The more effective regime change?

It is now clear that Hamas has won the Palestinian elections. Equally clear is the challenge this poses to all parties involved: to the outside world (Israel, the EU and the US) on how to deal with an organisation that still officially endorses terrorism and the annihilation of Israel, and to Hamas itself on whether it wants to become respectable and change something on the ground for Palestinians.

My bet is that Hamas will, indeed, choose the respectable route, even if it may take some time before the rhetoric changes accordingly. A sign of this is the fact that it chose to take part in the elections at all, and that it has declared and kept a cease-fire over the past year. This shows that its’ leaders not only have brains but also influence over their followers. Such a decision makes sense, because taking the respectable route is the sensible thing to do also from their own point of view. After all, by taking part in the elections they have achieved more power and a better negotiating position in a few months of campaigning than in decades of terrorist attacks.

If the Hamas government fails, we will be back where we were in an endless cycle of attacks and retributions. But if it becomes a success there could be progress for both sides. Hamas has itself an interest in success, for in order to stay in power it must root out corruption, provide real change and make sure it is re-elected. But it cannot do so alone, and will need help from the external sources that already provide most of the PA’s funding. As a result this could be one of those decisive moments where only a small prod suffices to get the events moving in the right direction.

In recent years, Arab regimes in the region have begun to show some commitment to a real solution to the Israeli-Palestinian conflict. Therefore the West and the Arab regimes must work together and avoid the mistakes made when the FIS won the elections in Algeria. This should be the deal offered: recognition of Israel and an end to terrorism, in return for financial and logistic support.

The interesting effect of such a choice by the Hamas leadership would be that this could be the beginning of the end of terrorism in Israel. Real change would then have been achieved – not by a military invasion, not by occupation and suppression (which, if anything, by undermining Fatah accelerated Hamas’s rise to power rather than slowing it down), but by the ballot box.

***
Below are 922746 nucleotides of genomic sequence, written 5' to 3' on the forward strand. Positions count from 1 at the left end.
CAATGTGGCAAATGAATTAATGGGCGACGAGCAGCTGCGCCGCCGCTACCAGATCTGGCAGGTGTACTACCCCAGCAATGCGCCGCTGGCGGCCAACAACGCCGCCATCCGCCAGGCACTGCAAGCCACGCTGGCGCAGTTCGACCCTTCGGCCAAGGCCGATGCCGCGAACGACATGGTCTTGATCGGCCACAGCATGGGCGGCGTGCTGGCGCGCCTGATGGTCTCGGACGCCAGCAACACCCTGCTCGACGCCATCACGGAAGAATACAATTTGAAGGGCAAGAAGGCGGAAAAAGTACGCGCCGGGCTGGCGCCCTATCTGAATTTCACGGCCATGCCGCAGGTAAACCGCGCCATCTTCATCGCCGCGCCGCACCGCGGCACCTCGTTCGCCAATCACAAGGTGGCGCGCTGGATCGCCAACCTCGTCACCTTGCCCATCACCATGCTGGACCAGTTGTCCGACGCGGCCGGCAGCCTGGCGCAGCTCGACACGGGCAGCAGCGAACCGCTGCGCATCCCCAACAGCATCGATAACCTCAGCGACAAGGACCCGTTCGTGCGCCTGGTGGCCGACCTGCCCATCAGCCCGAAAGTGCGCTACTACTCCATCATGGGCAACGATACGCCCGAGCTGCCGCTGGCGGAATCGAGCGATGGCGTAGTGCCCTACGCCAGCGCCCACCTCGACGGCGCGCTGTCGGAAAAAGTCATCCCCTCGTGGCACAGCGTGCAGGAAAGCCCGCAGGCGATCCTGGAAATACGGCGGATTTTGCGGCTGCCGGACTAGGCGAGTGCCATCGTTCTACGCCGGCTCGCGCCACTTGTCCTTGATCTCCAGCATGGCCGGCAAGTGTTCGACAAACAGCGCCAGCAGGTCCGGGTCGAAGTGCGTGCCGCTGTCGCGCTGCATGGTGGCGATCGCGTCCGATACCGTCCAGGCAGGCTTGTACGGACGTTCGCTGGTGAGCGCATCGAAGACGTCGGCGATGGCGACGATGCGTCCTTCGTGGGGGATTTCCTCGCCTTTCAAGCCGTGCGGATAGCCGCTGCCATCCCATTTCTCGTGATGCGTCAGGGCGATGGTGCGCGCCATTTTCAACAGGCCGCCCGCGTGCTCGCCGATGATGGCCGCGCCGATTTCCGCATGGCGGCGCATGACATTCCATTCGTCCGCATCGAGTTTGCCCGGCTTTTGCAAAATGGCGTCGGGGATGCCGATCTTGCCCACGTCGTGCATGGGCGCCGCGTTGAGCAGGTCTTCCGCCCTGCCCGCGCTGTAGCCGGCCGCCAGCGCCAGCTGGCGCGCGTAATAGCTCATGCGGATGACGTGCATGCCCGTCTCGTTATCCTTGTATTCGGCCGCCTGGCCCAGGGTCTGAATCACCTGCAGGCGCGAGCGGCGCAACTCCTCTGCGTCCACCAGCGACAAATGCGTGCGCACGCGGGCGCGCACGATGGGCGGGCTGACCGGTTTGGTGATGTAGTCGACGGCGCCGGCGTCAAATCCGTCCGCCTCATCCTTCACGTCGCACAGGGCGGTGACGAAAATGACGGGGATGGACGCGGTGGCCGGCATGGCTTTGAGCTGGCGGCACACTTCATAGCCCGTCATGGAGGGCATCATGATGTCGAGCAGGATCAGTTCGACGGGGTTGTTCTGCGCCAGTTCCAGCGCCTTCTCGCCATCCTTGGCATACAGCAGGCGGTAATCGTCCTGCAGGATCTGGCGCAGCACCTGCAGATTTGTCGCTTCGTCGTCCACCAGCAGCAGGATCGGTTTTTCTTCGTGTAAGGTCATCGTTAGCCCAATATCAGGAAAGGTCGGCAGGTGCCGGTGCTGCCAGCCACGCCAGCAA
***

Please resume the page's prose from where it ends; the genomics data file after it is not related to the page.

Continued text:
In a, by all accounts, fair democratic competition, people chose the alternative to a government that had the support of western powers but also showed itself incapable and corrupt. This could be the example the Middle-East is looking for. As an indigenous movement come to power through democratic elections, Hamas seems to be in a better position to become a catalyst for democratic change than the invasion of Iraq.

Update 26 Jan 21:30: A first step in the right direction. According to the Libération blog:

Dès que les résultats se sont précisés, les ambassadeurs du « Comité politique et de défense », COPS, un organisme qui n’a rien à voir avec le Comité des représentants permanents  (COREPER), se sont réunis en urgence. Les Etats réputés « pro-palestiniens » (France, Espagne, Grèce, Irlande, Suède) se sont mis d’accord avec les « pro israëliens » (Allemagne, Grande-Bretagne, Pays-Bas, République Tchèque) pour conditionner la poursuite de l’aide européenne à trois exigences: la reconnaissance de l’Etat d’Israël par le Hamas, la participation au processus de paix et la renonciation à la violence. « Nous allons exiger du Hamas une révolution culturelle », explique un diplomate. « S’il accepte, ce ne sera plus la même organisation et nous pourrons poursuivre notre aide ».

One Response to “The more effective regime change?”

  1. beatroot Says:

    And we should remember that this is very much a protest vote by Palestinians against corruption and incompetence (so they are like most electorates the world over). I spent six months in Israel a few years ago, and the Palestinians are one of the most secular in the Arab world (although that is starting to change now that Arab nationalism as a political force has gone, along with the Soviet Union – so fundementalism is the only way to go if you are fed up with the political mainstream.

    But it also depends on how the Iraeli elections go. If Lakud gets in under Netanyahu then a very nasty situation could develop. And how are Hamas going to handle the recognition of Israel issue?

    The safest thing to say is that it is a very fluid situation.

    Keep up the great posts…

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